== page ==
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Publication Date : 14-05-2014
Thermae Romae II offers more laughter than the original film
It’s just a myth that sequels are always boring—is it going too far to say that? There are countless cases in which the second film is as exciting as the first, if not more so. Take Terminator or Alien, for example.
Of course, the types of excitement they bring are different. The first film usually wins in terms of setting up the characters and the story, and the charms of the sequel lie in its thorough pursuit of the essence of the first film.
The essence of the Thermae Romae series is the ample laughter produced by the mismatch between its vast scale and the highly familiar episodes in Japan.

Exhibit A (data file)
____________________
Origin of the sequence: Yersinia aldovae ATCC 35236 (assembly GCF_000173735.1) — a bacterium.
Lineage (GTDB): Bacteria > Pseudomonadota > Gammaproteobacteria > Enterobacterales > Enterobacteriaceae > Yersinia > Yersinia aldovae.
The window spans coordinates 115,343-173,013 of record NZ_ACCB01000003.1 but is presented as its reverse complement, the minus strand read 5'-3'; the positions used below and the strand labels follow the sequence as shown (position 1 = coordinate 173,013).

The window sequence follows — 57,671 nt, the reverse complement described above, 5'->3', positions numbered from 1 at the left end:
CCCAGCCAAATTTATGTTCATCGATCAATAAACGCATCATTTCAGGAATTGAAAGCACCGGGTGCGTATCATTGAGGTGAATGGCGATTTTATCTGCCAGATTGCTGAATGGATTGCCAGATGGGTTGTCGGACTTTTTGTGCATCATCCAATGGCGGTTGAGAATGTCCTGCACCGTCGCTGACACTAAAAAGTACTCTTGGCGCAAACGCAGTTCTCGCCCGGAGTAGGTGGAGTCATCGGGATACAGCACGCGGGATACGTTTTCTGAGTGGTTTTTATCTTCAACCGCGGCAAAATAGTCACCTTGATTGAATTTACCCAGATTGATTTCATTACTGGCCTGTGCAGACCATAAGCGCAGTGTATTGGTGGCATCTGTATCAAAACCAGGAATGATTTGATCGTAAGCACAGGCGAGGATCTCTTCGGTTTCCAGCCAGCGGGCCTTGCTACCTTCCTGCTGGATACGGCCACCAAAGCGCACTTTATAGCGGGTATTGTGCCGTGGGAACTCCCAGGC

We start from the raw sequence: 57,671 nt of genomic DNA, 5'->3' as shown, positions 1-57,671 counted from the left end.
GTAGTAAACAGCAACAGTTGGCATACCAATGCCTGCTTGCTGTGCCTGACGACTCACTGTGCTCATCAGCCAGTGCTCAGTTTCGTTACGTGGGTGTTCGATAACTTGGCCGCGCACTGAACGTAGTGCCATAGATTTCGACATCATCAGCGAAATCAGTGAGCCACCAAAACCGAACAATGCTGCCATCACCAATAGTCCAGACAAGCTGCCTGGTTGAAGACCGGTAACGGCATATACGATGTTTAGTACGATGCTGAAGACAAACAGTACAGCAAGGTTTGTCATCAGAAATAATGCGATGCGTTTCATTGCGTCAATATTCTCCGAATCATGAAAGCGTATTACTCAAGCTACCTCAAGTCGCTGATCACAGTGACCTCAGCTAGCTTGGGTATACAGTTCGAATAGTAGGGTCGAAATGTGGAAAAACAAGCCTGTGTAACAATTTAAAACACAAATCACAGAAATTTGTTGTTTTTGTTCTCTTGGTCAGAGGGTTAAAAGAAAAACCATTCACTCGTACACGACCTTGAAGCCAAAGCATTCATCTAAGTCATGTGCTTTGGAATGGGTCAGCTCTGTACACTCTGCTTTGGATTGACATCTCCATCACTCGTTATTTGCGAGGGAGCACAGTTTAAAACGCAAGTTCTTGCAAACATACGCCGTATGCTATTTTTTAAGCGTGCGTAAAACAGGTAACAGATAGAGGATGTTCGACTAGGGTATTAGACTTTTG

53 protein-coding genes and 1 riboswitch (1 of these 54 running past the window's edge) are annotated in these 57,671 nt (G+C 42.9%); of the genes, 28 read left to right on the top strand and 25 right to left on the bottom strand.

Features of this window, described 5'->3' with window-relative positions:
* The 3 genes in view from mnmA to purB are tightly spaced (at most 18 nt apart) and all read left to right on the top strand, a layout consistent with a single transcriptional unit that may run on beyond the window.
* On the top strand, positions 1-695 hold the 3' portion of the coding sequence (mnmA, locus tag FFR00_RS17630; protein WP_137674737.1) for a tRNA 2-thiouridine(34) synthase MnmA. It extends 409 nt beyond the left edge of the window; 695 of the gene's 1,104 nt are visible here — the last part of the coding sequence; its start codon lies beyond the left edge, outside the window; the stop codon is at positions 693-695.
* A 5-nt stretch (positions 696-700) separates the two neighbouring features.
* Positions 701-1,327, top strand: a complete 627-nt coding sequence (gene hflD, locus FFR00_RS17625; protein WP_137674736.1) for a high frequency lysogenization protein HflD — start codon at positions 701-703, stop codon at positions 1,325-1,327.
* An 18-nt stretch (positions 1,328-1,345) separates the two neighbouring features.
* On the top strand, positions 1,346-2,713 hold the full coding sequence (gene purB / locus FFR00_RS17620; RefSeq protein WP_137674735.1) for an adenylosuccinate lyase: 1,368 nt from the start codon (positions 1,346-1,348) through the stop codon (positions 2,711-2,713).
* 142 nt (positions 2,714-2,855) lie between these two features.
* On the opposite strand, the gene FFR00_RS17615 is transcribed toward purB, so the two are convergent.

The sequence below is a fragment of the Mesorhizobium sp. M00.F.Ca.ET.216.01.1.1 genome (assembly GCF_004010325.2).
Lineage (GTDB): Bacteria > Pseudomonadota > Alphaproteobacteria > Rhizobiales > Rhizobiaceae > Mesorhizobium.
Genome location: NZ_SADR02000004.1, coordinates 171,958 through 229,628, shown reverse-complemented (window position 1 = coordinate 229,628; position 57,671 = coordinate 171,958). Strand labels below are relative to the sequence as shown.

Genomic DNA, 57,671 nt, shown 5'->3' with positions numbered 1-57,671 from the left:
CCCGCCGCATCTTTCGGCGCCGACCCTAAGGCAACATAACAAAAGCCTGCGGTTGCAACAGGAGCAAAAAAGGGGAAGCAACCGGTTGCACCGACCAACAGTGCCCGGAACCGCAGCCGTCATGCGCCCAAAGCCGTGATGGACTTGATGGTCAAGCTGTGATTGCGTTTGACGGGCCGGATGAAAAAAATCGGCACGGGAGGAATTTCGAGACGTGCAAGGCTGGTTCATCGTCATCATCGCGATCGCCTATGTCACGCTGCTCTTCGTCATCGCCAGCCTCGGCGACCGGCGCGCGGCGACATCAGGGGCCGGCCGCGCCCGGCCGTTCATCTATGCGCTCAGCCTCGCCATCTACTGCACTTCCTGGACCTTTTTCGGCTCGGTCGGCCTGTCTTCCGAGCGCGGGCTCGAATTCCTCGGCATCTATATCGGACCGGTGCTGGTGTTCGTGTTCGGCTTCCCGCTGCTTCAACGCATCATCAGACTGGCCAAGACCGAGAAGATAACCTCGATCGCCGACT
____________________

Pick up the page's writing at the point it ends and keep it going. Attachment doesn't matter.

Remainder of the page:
Once again the central character is Lucius, the bathhouse engineer from ancient Rome played by Hiroshi Abe. The story is set in the glorious days of the Roman Empire, with a fighting arena and other ancient Roman buildings constructed at a Bulgarian film studio at a magnitude almost unheard of for a Japanese film. The gladiator battle scene with several thousand extras has enormous impact.
In contrast, how about the humbleness of the scenes in Japan? As in the first film, Lucius craves new ideas for building bathhouses and travels through time to modern-day hot spring resorts in places like Kusatsu, Gunma Prefecture, and Suwa, Nagano Prefecture. It’s always hilarious to watch the dissonance between the familiar scenes in Japan and the wonder and inspiration felt by Lucius, who shoulders the fate of the empire.
It doesn’t matter if the effects look cheap. Sequels are allowed to include all sorts of fun as a treat for the fans, even bringing in sumo and a parody of Tokujiro Namikoshi, the so-called god of shiatsu massage.
At the end of this big feast for the audience, the film concludes with a moving scene between Lucius and Mami (Aya Ueto), a writer and sort of aide to Lucius. It sent me out of the theatre with a light heart.
Thermae Romae II
Dir: Hideki Takeuchi
Cast: Hiroshi Abe, Aya Ueto
Running time: 113 minutes